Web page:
She is a complicated character. As the daughter of a notorious serial killer she has developed a hard shell. She’s blunt to the point of rude with everyone from her future daughter-in-law and ex-husband (Charles Berling) to her mother and son, who she refers to as “a big lout with nothing special about him.” She’s having an affair with her best friend’s husband and even deliberately runs into her ex’s car then blames the damage on someone else.
Initially challenged by flashbacks of the assault her steadfastness kicks in as she refuses to allow fear to rule her life. Shortly after the rape she is back at work, scolding one of her programmers, suggesting “the orgasmic convulsions” of one of her game’s ogre characters are “way too timid.”
To give away any more would do a disservice to the film as Verhoeven relies on surprise to unfurl the rest of the occasionally darkly funny story.
“Elle” is a deeply polarizing movie—in Cannes it was equally lauded and condemned—that treads some very delicate territory. Not that this is a delicate film. The assault is first heard, then seen in increasingly graphic detail as the running time climbs to the closing credits. It’s unpleasant, but that is the point. But as jarring as it may be, it is only the beginning of the plot machinations of this dark and dirty suspense.
There will be no spoilers here. For one thing it’s rude to give too much away, and for another, it would take more space than I have here to describe the deep psychological depths Verhoeven and Huppert plumb in this story. It’s fearless stuff, a character study of a captivating anti-heroine who demands your attention while simultaneously pushing you away in scene after scene as she refuses to allow fear to dominate her life.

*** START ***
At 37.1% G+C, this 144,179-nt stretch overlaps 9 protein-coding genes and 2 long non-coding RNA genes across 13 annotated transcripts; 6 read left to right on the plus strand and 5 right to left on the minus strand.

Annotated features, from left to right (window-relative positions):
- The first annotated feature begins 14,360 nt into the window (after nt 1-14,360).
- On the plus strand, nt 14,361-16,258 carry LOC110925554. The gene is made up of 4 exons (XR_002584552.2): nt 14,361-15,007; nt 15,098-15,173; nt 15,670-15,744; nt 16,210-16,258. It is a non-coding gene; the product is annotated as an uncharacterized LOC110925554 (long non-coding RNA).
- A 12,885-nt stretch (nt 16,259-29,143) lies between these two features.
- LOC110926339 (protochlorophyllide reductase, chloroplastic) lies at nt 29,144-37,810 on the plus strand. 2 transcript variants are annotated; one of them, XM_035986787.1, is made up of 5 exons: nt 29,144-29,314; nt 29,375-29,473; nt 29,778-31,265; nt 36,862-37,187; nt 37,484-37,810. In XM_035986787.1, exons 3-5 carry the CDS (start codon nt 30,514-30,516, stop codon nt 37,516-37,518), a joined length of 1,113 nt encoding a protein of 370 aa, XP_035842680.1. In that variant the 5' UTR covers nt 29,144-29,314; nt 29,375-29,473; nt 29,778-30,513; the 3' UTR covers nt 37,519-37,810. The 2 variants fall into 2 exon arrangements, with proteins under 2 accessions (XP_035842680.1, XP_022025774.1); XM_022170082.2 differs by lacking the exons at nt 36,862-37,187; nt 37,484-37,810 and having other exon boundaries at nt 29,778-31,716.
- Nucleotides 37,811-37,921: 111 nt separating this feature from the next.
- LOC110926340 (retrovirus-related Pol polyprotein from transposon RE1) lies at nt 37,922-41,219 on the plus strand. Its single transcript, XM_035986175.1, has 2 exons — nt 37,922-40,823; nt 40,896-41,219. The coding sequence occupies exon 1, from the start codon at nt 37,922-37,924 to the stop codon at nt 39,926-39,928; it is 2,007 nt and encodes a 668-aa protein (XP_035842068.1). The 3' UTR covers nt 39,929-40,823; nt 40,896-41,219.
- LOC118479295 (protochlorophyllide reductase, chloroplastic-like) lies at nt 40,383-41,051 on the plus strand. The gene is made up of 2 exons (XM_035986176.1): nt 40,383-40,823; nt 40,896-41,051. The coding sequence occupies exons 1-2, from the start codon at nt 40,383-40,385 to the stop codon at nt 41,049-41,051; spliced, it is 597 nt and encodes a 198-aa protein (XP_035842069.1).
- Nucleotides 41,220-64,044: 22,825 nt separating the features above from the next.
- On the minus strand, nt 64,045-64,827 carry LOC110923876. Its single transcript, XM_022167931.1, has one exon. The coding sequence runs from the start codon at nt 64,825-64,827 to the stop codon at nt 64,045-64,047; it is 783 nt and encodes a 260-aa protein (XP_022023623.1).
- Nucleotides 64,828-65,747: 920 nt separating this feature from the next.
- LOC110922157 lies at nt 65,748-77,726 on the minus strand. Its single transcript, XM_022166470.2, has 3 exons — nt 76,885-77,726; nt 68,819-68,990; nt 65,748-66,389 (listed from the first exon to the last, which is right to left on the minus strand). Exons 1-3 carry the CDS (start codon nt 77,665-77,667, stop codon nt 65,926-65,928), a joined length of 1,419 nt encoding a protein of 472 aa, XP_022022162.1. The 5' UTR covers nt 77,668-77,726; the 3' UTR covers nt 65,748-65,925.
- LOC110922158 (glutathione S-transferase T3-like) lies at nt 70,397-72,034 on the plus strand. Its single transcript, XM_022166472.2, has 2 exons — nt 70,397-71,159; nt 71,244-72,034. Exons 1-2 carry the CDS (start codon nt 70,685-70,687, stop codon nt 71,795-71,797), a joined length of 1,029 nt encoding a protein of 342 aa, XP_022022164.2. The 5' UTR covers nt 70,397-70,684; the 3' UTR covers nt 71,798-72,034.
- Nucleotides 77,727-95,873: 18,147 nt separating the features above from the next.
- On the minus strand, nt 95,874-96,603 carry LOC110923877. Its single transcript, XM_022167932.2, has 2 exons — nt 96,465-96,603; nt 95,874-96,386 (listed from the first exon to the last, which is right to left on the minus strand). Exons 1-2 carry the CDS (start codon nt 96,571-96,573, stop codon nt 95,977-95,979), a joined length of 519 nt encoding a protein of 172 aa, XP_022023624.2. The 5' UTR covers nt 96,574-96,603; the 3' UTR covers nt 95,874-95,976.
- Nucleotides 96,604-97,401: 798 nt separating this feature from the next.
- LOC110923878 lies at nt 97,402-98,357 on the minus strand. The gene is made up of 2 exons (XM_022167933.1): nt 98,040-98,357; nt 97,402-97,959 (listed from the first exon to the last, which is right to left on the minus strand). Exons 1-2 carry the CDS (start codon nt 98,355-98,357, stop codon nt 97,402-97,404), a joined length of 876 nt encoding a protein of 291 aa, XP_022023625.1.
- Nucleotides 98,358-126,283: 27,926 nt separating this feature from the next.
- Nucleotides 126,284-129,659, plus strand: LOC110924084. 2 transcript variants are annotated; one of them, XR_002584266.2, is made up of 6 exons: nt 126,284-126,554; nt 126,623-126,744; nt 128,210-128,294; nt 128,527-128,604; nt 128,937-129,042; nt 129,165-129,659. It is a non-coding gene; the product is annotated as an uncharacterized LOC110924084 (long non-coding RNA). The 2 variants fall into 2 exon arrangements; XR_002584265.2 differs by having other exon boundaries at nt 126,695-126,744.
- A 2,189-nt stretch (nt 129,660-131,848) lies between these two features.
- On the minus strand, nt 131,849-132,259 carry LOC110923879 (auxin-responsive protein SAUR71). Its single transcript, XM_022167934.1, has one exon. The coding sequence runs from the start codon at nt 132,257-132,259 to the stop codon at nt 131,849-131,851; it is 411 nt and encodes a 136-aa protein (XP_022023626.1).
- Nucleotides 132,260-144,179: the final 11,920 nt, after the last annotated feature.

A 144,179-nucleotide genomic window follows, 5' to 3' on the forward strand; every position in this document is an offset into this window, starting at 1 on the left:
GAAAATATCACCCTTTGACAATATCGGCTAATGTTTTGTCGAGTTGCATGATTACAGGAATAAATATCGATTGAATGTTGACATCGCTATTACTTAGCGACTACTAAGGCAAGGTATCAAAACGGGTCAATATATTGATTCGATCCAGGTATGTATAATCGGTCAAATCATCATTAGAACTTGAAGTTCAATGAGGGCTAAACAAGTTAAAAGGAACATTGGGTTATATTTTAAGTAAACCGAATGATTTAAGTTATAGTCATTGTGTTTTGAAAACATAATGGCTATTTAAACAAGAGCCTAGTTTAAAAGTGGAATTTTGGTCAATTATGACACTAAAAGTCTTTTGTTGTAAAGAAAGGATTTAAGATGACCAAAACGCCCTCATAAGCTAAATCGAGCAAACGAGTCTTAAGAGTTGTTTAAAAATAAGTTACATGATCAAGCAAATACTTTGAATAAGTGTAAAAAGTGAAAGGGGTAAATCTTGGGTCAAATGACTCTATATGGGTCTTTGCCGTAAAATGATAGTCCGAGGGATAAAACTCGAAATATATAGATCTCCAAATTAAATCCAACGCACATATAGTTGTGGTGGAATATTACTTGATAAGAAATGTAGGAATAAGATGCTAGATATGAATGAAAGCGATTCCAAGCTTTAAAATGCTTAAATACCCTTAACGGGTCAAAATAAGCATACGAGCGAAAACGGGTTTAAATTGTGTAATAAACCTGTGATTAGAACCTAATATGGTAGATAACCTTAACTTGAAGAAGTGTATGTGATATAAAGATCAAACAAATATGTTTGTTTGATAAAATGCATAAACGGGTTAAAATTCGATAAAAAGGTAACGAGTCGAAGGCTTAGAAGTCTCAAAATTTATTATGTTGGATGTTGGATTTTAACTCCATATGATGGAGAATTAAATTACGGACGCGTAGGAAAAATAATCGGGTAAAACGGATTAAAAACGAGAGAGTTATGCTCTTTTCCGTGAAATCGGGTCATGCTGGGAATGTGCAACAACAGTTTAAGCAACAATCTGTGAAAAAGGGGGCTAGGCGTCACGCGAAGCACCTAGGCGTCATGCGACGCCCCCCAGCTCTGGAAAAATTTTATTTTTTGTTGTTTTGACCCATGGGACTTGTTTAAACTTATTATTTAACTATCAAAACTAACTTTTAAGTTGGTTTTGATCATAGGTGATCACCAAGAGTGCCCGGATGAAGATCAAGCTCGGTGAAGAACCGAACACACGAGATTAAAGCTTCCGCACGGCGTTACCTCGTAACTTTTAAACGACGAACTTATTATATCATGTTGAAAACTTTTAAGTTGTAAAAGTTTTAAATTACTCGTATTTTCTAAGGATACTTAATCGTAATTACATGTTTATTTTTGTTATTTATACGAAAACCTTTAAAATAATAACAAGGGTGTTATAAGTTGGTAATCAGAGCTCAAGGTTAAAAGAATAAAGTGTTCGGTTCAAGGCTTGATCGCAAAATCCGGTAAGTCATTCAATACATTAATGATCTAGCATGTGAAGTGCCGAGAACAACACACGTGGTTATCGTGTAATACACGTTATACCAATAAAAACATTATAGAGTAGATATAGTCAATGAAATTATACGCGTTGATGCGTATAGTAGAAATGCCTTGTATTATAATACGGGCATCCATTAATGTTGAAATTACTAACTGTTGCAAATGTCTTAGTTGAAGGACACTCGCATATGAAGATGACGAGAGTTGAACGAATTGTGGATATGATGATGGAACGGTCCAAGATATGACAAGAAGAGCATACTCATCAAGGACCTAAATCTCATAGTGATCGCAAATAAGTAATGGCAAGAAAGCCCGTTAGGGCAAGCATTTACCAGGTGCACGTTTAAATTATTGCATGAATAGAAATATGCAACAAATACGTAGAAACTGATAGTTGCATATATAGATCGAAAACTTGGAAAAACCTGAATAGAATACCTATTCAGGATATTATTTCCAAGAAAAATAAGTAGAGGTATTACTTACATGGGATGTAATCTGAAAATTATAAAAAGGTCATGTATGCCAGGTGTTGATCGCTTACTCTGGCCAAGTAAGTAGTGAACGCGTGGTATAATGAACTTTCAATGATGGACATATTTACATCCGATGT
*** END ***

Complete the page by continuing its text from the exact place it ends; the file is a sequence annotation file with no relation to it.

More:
It’s easy to use words like grotesque, grim and provocative to describe “Elle,” and they would be appropriate but underneath its lurid skin is a Hitchcock movie minus the sexual repression. It’s up to you to decide if that’s a good thing for your sensibilities or not.
Richard talks Cannes and Xavier Dolan with the Canadian Press.
“I think he’s got probably a pretty good shot certainly at being taken seriously as a contender, even thought he’s up against the who’s who of international filmmakers like Ken Loach, Pedro Almodovar, Paul Verhoeven, Sean Penn,” says Toronto-based film reviewer Richard Crouse.
“There are a lot of people here that are working at a very high level, but I’d suggest that Xavier Dolan is working at just as high a level.”
“The Wizard of Oz” has lived at the very center of popular culture for more than a hundred years. David Lynch cribbed from the story for his film “Wild at Heart,” “Buffy the Vampire Slayer” is filled with references from books and isn’t C3PO just the Tin Man in a gold suit?
A new film—actually a remake of a much-loved 1987 movie—brings a new Tin Man to town. “RoboCop” stars Joel Kinnaman as the half human, half robot police officer who struggles to find his heart.
Set in 2028 the story takes off when Detroit cop and family man Alex James Murphy (“The Killing’s” Kinnaman) is almost blown to bits by a drug dealer looking to silence him. Burnt on eighty percent of his body, missing limbs, deaf and blind in one eye, the bomb appeared to have done the job. That is until OmniCorp, a multinational company run by ruthless businessman Raymond Sellars (Michael Keaton) sees a marketing opportunity with the fallen hero.
The company’s totally robotic law enforcement drones are being used worldwide with effective but deadly results. OmniCorp wants to expand into the lucrative American market but is stymied by Senator Hubert Dreyfuss (Zach Grenier) and his question: How can a robot know what it means to take a life if it has never lived a life?
Murphy is the answer. The catastrophically injured officer becomes the ghost in the machine, an organic brain for a mostly robotic body in a suit tailored by Daft Punk. He’s a rootin’, tootin’ crime fighting machine, but will the human part of the robot fight its way to the surface and allow Alex to get his robo-revenge on those who have done him wrong?
Paul Verhoeven’s “RoboCop” was social satire that used ideas about corporations and privatizing the police as a jumping off point for some pointed—if action packed—commentary. Today’s “RoboCop” doesn’t have the same shock appeal.